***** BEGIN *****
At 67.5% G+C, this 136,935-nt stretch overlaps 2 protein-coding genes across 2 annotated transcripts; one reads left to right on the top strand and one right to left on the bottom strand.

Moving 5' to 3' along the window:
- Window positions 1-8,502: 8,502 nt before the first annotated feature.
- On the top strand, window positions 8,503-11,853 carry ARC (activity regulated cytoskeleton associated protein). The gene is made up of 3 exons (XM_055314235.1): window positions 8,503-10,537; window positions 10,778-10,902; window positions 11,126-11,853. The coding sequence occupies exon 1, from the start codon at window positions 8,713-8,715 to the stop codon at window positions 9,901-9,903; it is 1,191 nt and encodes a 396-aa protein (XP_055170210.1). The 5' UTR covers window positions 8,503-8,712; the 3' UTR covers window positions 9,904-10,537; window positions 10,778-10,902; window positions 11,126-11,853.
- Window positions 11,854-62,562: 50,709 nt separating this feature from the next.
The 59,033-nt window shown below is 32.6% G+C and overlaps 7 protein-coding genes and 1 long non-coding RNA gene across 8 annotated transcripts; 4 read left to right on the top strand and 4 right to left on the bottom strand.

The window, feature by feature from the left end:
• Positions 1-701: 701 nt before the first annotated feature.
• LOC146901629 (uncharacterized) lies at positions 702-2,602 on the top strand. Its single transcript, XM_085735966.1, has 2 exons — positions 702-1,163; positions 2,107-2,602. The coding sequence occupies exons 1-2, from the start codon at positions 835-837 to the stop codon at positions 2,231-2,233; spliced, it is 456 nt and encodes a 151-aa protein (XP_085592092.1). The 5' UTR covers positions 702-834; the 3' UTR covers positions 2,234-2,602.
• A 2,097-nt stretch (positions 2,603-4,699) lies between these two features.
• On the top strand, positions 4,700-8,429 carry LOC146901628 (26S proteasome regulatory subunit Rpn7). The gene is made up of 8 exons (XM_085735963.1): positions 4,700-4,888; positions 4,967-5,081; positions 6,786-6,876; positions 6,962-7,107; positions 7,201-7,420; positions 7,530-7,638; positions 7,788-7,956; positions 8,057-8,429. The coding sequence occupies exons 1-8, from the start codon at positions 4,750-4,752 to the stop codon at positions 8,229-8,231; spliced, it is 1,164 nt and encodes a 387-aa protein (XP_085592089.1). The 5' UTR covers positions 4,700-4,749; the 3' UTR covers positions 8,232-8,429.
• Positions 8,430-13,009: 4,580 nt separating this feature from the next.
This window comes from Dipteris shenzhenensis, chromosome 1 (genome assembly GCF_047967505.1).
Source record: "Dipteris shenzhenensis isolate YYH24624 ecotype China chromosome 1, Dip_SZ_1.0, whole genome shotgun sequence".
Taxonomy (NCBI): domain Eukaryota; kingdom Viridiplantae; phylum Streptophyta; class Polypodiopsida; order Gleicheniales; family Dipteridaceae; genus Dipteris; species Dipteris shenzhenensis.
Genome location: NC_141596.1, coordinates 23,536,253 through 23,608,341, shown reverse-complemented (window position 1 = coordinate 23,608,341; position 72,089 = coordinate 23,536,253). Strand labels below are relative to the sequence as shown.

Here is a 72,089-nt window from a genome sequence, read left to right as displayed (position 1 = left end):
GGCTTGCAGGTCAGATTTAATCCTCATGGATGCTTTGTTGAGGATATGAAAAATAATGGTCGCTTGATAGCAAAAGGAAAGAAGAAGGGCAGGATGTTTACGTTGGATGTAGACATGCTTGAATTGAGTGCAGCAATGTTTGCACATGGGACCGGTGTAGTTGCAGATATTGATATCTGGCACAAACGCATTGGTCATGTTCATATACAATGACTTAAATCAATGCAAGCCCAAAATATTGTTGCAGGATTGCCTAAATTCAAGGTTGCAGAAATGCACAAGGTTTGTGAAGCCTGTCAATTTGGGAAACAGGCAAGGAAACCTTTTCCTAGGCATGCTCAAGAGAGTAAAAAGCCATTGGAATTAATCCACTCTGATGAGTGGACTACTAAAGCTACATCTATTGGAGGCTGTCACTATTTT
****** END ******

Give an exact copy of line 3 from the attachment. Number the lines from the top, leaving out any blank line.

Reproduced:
- Window positions 1-8,502: 8,502 nt before the first annotated feature.